Governor Grover (sternwheeler)

From Wikipedia, the free encyclopedia
Jump to: navigation, search
Governor Grover (sternwheeler).jpeg
Governor Grover in Willamette Locks, March 1873, shortly after completion of locks
Name: Governor Grover
Owner: Willamette River Navigation Co., Willamette Falls Locks and Canal Co.[1]
Route: Willamette River[1]
Launched: 1873, at Portland, Oregon[2]
Identification: US registry # 85249
Fate: 1880 Dismantled
Type: shallow draft inland passenger/freighter
Tonnage: 404 gross[3]
Length: 140 ft (42.7 m)[1][4]
Beam: 28.6 ft (8.7 m)[1]
Depth: 5.5 ft (1.7 m) depth of hold
Installed power: twin steam engines, horizontally mounted, 19 in (48 cm) bore x 60 in (150 cm) stroke 17 net horsepower. nominal[1]
Propulsion: sternwheel[2]

Governor Grover was a sternwheel steamboat that ran on the Willamette River during the 1870s. Because of the completion of the Willamette Locks in late 1872, it was possible for vessels such as Governor Grover to be built in Portland, Oregon and then readily navigate the Willamette above Willamette Falls.

Construction[edit]

Governor Grover was built in 1873 for the Willamette River Navigation Company[5] which had been formed to compete with the monopoly on the river that was then held by the People's Transportation Company, which by 1873 had come under the control of steamboat and stagecoach magnate Ben Holladay. Among the backers of the Willamette River Navigation Company were the important businessman Bernard Goldsmith and the steamboat men Joseph Kamm and Joseph Kellogg, with the latter supervising construction of the Grover.[2][6] Grover was named after La Fayette Grover (1823-1911) fourth governor of the state of Oregon (1870-1877). Other vessels built by the Willamette River Navigation Company included the sternwheelers Vancouver (1870), Beaver (1873), and Willamette Chief (1874).

Operation[edit]

Grover was launched on January 28, 1873, and made her first trip on March 16, 1873. Officers at first were Charles Holman, Captain, George Marshall, chief engineer, and A. Vickers and Charles Kellogg, pilots.[6] Shortly after construction Governor Grover passed into the ownership of the Willamette Falls Locks and Canal Company. Governor Grover worked on the Willamette River and, on March 18, 1873, was the first large vessel to go as far upriver as Harrisburg.[2][6] Grover achieved some success in driving down rates, and became popular among the farmers of the Willamette Valley.[7]

In 1874 Capt. Holman was succeeded in command by Capt. James Wilson, who remained with the vessel for several years.[6] The Willamette Falls Locks and Canal Company sold Grover to the Oregon Steam Navigation Company, which worked the vessel on all routes running out of Portland, Oregon.[6]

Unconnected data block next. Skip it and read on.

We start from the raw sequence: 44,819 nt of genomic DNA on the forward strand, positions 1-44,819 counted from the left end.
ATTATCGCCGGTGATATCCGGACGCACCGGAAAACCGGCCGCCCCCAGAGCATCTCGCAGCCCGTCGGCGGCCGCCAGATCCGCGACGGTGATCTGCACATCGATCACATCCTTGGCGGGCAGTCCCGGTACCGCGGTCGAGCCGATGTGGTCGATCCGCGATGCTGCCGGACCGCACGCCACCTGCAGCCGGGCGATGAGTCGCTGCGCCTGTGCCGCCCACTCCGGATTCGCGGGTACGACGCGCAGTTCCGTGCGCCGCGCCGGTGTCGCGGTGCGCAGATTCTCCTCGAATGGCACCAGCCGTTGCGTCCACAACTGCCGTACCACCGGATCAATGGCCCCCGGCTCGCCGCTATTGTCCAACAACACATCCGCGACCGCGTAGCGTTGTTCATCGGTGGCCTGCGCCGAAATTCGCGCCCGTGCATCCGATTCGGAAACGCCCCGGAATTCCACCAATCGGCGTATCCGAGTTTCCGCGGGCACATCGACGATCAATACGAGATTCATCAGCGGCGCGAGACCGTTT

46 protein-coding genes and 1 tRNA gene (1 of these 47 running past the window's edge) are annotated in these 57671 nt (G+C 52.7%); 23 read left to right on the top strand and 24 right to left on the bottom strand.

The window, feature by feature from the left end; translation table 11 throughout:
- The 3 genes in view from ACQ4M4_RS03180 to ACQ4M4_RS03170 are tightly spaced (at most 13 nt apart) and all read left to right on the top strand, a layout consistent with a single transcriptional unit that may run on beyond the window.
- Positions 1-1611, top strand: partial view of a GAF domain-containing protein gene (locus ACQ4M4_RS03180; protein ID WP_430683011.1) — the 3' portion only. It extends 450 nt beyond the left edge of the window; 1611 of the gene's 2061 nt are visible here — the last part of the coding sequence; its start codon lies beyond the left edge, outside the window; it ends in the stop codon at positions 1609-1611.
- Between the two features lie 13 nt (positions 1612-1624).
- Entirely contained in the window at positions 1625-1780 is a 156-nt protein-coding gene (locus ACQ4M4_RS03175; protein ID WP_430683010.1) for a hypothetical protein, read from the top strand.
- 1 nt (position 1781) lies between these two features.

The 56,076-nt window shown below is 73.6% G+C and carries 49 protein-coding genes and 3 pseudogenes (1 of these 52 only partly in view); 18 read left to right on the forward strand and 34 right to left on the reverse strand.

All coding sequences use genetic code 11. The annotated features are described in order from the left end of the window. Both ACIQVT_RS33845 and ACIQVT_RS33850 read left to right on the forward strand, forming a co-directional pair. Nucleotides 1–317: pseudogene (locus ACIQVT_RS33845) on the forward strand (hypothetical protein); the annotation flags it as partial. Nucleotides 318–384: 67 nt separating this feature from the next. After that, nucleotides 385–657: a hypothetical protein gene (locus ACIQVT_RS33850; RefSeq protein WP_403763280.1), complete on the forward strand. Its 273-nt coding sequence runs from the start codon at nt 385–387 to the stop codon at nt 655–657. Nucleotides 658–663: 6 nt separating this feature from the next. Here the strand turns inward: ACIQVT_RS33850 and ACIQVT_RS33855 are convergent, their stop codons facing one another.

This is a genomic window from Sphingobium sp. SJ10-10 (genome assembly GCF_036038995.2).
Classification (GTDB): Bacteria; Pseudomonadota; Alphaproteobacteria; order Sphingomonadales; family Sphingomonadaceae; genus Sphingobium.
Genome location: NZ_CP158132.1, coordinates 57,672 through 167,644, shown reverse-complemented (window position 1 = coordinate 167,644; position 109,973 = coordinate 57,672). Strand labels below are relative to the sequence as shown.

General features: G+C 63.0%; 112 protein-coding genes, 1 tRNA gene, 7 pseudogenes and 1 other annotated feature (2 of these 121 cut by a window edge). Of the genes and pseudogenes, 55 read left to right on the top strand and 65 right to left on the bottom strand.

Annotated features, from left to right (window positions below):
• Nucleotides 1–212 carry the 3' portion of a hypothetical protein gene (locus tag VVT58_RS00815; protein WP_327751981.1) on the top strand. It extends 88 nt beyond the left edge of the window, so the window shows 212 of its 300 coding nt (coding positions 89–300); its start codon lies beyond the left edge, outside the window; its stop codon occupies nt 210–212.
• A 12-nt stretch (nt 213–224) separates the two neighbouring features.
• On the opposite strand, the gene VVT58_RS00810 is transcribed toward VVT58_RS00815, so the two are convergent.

Disposition[edit]

In 1880, Governor Grover was dismantled at Portland, Oregon.[1]

Notes[edit]

  1. ^ a b c d e f Century of Paddlewheelers in the Pacific Northwest, the Yukon, and Alaska, at 14.
  2. ^ a b c d Mills, Sternwheelers up Columbia, at 103, 143, 194.
  3. ^ A measure of volume, not of weight, theoretically equal to 100 cubic feet. Affleck, Century of Paddlewheelers, at 1.
  4. ^ Mills at 194 gives length as 120 ft (37 m)
  5. ^ Sometimes this company is seen referred to as the "Willamette River Transportation Company", for example, in Wright, ed., Lewis & Dryden Marine History, at 206.
  6. ^ a b c d e Wright, E.W., ed., Lewis & Dryden Marine History, at 23, 205.
  7. ^ Corning, Willamette Landings, at 126 and 184.

References[edit]

  • Affleck, Edward L., A Century of Paddlewheelers in the Pacific Northwest, the Yukon, and Alaska, Alexander Nicolls Press, Vancouver, BC 2000 ISBN 0-920034-08-X
  • Corning, Howard McKinley, Willamette Landings—Ghost Towns of the River, Oregon Historical Society, Portland, Oregon (2nd Ed. 1973) ISBN 0-87595-042-6
  • Mills, Randall V., Sternwheelers up the Columbia—A Century of Steamboating in the Oregon Country, University of Nebraska, Lincoln, NE (1977 reprint of 1947 edition) ISBN 0-8032-5874-7
  • Wright, E.W., ed., Lewis & Dryden 's Marine History of the Northwest, Lewis & Dryden Printing Co., Portland, OR 1895, available on-line at the Washington Secretary of State Historical Section

Further reading[edit]

  • Faber, Jim, Steamer's Wake—Voyaging down the old marine highways of Puget Sound, British Columbia, and the Columbia River, Enetai Press, Seattle, WA 1985 ISBN 0-9615811-0-7
  • Newell, Gordon R., and Williamson, Joe, Pacific Steamboats Bonanza Press, New York, NY 1958
  • Timmen, Fritz, Blow for the Landing—A Hundred Years of Steam Navigation on the Waters of the West, Caxton Press, Caldwell, ID 1973 ISBN 0-87004-221-1